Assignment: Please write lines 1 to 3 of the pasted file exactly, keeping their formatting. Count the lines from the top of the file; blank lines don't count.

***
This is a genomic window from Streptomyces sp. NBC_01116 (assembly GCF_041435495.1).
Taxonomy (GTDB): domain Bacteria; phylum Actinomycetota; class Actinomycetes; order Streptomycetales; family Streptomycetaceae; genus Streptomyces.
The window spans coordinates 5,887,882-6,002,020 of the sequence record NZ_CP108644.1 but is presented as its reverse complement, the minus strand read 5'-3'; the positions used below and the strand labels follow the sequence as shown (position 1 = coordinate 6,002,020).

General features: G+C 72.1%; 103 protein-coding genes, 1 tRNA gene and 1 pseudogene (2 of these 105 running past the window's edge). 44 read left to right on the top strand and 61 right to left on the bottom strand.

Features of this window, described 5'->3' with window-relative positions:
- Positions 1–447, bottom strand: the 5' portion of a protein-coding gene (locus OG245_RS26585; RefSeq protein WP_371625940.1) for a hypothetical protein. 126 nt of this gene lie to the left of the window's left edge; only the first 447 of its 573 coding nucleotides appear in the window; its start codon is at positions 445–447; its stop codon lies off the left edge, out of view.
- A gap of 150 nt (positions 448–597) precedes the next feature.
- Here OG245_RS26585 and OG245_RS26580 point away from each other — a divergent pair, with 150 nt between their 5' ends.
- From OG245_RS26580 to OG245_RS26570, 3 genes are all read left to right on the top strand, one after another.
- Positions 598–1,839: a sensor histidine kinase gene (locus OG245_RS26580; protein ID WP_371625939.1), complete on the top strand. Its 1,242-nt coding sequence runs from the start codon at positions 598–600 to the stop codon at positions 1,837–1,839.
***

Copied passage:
This is a genomic window from Streptomyces sp. NBC_01116 (assembly GCF_041435495.1).
Taxonomy (GTDB): domain Bacteria; phylum Actinomycetota; class Actinomycetes; order Streptomycetales; family Streptomycetaceae; genus Streptomyces.
The window spans coordinates 5,887,882-6,002,020 of the sequence record NZ_CP108644.1 but is presented as its reverse complement, the minus strand read 5'-3'; the positions used below and the strand labels follow the sequence as shown (position 1 = coordinate 6,002,020).